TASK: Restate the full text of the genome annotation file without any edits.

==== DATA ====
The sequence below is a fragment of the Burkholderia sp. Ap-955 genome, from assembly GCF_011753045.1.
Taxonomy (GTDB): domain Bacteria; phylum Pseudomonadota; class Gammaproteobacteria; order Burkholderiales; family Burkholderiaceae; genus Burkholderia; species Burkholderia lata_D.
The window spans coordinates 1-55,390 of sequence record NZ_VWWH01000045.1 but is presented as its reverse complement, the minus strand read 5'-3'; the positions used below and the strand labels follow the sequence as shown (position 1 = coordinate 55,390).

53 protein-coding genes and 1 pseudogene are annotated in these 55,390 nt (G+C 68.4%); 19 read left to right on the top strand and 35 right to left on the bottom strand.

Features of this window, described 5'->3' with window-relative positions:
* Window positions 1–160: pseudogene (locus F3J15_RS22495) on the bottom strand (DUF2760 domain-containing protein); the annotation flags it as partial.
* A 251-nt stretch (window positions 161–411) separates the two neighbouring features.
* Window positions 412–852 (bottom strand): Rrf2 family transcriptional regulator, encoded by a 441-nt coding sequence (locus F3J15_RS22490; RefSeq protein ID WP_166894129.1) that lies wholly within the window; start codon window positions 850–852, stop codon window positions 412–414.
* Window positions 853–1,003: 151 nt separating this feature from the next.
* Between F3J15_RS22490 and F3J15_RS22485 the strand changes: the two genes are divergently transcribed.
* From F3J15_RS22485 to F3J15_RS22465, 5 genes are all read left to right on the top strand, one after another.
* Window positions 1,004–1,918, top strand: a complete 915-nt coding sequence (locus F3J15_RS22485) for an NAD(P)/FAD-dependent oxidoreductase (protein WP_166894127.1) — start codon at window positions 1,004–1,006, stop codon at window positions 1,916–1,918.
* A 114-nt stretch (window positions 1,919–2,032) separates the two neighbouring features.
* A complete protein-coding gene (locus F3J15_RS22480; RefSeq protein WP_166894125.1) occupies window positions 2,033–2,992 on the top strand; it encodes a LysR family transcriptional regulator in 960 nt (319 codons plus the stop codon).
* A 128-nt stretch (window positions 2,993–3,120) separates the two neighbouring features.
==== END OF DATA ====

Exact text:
The sequence below is a fragment of the Burkholderia sp. Ap-955 genome, from assembly GCF_011753045.1.
Taxonomy (GTDB): domain Bacteria; phylum Pseudomonadota; class Gammaproteobacteria; order Burkholderiales; family Burkholderiaceae; genus Burkholderia; species Burkholderia lata_D.
The window spans coordinates 1-55,390 of sequence record NZ_VWWH01000045.1 but is presented as its reverse complement, the minus strand read 5'-3'; the positions used below and the strand labels follow the sequence as shown (position 1 = coordinate 55,390).

53 protein-coding genes and 1 pseudogene are annotated in these 55,390 nt (G+C 68.4%); 19 read left to right on the top strand and 35 right to left on the bottom strand.

Features of this window, described 5'->3' with window-relative positions:
* Window positions 1–160: pseudogene (locus F3J15_RS22495) on the bottom strand (DUF2760 domain-containing protein); the annotation flags it as partial.
* A 251-nt stretch (window positions 161–411) separates the two neighbouring features.
* Window positions 412–852 (bottom strand): Rrf2 family transcriptional regulator, encoded by a 441-nt coding sequence (locus F3J15_RS22490; RefSeq protein ID WP_166894129.1) that lies wholly within the window; start codon window positions 850–852, stop codon window positions 412–414.
* Window positions 853–1,003: 151 nt separating this feature from the next.
* Between F3J15_RS22490 and F3J15_RS22485 the strand changes: the two genes are divergently transcribed.
* From F3J15_RS22485 to F3J15_RS22465, 5 genes are all read left to right on the top strand, one after another.
* Window positions 1,004–1,918, top strand: a complete 915-nt coding sequence (locus F3J15_RS22485) for an NAD(P)/FAD-dependent oxidoreductase (protein WP_166894127.1) — start codon at window positions 1,004–1,006, stop codon at window positions 1,916–1,918.
* A 114-nt stretch (window positions 1,919–2,032) separates the two neighbouring features.
* A complete protein-coding gene (locus F3J15_RS22480; RefSeq protein WP_166894125.1) occupies window positions 2,033–2,992 on the top strand; it encodes a LysR family transcriptional regulator in 960 nt (319 codons plus the stop codon).
* A 128-nt stretch (window positions 2,993–3,120) separates the two neighbouring features.